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Neurology Research International
Volume 2012, Article ID 506320, 16 pages
http://dx.doi.org/10.1155/2012/506320
Review Article

Molecular Mechanisms of Neonatal Brain Injury

1Centre for the Developing Brain, Institute of Reproductive and Developmental Biology, Department of Surgery and Cancer, Imperial College London, Hammersmith Campus, Du Cane Road, London W12 0NN, UK
2Perinatal Center, Institutes of Clinical Sciences & Neuroscience and Physiology, The Sahlgrenska Academy, University of Gothenburg, 405 30 Gothenburg, Sweden
3Inserm, U676, 75019 Paris, France
4Faculté de Médecine, Université Paris Diderot, 75013 Paris, France

Received 3 October 2011; Accepted 11 October 2011

Academic Editor: Jianrong Li

Copyright © 2012 Claire Thornton et al. This is an open access article distributed under the Creative Commons Attribution License, which permits unrestricted use, distribution, and reproduction in any medium, provided the original work is properly cited.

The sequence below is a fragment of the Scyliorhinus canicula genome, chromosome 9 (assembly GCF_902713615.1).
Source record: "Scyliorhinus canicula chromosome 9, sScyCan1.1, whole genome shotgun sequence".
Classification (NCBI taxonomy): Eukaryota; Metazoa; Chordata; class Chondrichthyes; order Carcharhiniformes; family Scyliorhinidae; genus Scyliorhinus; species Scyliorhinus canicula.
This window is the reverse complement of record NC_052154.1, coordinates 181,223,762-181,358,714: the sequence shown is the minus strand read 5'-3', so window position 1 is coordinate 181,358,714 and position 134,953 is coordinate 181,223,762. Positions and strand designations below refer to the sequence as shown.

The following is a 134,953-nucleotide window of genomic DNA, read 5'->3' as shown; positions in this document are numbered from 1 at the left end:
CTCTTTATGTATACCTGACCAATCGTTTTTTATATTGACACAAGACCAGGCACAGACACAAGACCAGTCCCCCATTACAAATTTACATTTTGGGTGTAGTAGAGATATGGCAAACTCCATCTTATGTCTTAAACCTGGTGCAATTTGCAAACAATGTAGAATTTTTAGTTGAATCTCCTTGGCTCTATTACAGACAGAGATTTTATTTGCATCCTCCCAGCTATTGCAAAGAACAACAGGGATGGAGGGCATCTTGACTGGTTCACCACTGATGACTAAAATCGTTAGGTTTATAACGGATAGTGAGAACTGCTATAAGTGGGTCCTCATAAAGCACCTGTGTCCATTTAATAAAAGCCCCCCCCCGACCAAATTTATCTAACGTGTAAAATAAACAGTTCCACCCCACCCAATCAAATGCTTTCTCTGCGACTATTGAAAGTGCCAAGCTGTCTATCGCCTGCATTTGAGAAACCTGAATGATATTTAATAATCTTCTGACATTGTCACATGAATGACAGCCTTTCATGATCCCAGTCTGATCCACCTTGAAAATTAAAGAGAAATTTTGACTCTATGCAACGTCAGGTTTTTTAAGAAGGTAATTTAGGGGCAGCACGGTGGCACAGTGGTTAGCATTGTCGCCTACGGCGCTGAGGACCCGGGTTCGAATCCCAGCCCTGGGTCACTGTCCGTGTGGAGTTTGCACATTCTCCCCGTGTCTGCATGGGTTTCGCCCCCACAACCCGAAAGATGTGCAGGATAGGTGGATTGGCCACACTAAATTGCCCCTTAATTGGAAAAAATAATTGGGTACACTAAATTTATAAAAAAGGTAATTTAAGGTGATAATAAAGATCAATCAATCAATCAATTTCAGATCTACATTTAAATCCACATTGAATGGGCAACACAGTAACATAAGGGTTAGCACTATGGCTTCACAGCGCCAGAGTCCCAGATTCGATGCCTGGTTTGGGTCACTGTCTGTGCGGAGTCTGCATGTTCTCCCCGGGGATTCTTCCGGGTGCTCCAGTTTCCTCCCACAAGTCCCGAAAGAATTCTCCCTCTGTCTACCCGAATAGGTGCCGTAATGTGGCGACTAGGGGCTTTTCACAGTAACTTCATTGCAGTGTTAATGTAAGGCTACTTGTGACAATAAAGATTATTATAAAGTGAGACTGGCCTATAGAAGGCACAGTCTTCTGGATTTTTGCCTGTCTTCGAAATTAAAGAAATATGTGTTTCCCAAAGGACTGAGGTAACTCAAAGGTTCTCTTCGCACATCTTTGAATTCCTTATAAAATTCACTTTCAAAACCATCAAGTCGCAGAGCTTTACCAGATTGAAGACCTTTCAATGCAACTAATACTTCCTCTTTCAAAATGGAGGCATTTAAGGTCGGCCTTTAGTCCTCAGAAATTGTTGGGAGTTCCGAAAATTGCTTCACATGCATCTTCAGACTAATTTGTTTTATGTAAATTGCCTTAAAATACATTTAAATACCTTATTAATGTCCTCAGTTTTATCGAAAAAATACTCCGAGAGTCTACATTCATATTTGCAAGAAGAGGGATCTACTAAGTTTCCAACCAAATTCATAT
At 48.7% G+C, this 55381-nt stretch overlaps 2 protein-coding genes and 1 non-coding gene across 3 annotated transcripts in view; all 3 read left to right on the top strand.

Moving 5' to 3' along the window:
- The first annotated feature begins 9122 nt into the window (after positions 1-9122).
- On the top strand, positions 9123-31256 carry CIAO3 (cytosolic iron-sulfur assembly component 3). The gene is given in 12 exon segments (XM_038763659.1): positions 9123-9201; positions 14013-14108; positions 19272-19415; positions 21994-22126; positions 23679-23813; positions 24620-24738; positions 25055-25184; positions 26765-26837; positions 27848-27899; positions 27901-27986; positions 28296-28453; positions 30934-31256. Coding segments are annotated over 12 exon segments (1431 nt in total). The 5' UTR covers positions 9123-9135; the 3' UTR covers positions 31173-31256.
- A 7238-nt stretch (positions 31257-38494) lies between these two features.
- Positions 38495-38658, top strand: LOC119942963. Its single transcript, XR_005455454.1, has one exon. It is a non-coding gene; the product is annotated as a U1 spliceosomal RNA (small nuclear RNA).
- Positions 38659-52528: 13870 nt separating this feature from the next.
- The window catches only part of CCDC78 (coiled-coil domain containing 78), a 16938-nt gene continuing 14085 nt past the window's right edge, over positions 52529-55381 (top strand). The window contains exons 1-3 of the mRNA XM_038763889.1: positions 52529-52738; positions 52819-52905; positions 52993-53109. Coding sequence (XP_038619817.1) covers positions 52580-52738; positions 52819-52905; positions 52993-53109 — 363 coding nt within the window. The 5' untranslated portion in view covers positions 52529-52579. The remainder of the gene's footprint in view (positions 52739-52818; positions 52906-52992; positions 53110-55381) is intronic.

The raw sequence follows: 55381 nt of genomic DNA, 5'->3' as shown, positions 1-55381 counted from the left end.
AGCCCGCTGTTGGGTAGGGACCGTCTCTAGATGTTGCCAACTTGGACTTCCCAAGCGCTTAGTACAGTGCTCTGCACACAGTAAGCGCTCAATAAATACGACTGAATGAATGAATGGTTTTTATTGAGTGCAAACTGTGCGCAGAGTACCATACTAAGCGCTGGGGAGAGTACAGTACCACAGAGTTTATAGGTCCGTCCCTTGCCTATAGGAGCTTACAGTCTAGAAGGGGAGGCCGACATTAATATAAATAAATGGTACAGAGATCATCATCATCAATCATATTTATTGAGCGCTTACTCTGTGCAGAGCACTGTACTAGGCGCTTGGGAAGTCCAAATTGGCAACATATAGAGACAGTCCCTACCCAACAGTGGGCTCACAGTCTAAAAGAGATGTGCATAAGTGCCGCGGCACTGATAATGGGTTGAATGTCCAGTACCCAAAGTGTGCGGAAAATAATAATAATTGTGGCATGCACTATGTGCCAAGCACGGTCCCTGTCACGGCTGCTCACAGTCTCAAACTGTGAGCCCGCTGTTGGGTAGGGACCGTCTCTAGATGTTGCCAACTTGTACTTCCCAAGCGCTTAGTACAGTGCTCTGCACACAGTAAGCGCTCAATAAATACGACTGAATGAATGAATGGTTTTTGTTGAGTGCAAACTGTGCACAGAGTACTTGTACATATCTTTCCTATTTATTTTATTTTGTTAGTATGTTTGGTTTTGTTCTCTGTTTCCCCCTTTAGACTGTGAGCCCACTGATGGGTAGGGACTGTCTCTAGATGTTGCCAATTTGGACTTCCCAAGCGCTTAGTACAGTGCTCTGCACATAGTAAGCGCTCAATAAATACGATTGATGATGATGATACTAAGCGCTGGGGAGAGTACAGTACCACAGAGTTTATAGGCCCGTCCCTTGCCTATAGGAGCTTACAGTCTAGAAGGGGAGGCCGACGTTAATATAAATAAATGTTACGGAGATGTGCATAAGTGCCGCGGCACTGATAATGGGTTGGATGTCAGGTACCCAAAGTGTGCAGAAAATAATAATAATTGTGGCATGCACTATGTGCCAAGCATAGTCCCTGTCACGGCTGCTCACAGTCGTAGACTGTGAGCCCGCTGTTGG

Abstract

Fetal/neonatal brain injury is an important cause of neurological disability. Hypoxia-ischemia and excitotoxicity are considered important insults, and, in spite of their acute nature, brain injury develops over a protracted time period during the primary, secondary, and tertiary phases. The concept that most of the injury develops with a delay after the insult makes it possible to provide effective neuroprotective treatment after the insult. Indeed, hypothermia applied within 6 hours after birth in neonatal encephalopathy reduces neurological disability in clinical trials. In order to develop the next generation of treatment, we need to know more about the pathophysiological mechanism during the secondary and tertiary phases of injury. We review some of the critical molecular events related to mitochondrial dysfunction and apoptosis during the secondary phase and report some recent evidence that intervention may be feasible also days-weeks after the insult.